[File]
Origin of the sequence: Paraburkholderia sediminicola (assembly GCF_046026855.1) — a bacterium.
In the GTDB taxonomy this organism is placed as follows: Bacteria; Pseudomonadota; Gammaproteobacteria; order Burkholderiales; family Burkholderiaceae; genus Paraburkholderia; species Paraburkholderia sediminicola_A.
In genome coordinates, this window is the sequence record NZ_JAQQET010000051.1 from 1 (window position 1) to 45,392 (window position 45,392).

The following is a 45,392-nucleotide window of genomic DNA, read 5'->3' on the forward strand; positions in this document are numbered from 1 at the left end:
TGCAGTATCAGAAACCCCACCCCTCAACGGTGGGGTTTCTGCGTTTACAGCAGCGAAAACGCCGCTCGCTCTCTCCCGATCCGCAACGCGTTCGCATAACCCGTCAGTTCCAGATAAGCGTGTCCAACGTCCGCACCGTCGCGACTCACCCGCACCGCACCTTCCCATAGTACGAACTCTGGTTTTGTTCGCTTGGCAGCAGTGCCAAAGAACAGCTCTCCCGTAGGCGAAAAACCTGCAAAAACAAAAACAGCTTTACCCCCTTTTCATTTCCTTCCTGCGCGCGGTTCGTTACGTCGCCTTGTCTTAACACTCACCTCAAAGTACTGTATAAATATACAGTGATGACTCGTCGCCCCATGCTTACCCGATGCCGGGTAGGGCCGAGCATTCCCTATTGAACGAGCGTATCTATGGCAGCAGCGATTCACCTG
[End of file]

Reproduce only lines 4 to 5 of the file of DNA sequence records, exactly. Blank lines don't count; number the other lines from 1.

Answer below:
The following is a 45,392-nucleotide window of genomic DNA, read 5'->3' on the forward strand; positions in this document are numbered from 1 at the left end:
TGCAGTATCAGAAACCCCACCCCTCAACGGTGGGGTTTCTGCGTTTACAGCAGCGAAAACGCCGCTCGCTCTCTCCCGATCCGCAACGCGTTCGCATAACCCGTCAGTTCCAGATAAGCGTGTCCAACGTCCGCACCGTCGCGACTCACCCGCACCGCACCTTCCCATAGTACGAACTCTGGTTTTGTTCGCTTGGCAGCAGTGCCAAAGAACAGCTCTCCCGTAGGCGAAAAACCTGCAAAAACAAAAACAGCTTTACCCCCTTTTCATTTCCTTCCTGCGCGCGGTTCGTTACGTCGCCTTGTCTTAACACTCACCTCAAAGTACTGTATAAATATACAGTGATGACTCGTCGCCCCATGCTTACCCGATGCCGGGTAGGGCCGAGCATTCCCTATTGAACGAGCGTATCTATGGCAGCAGCGATTCACCTG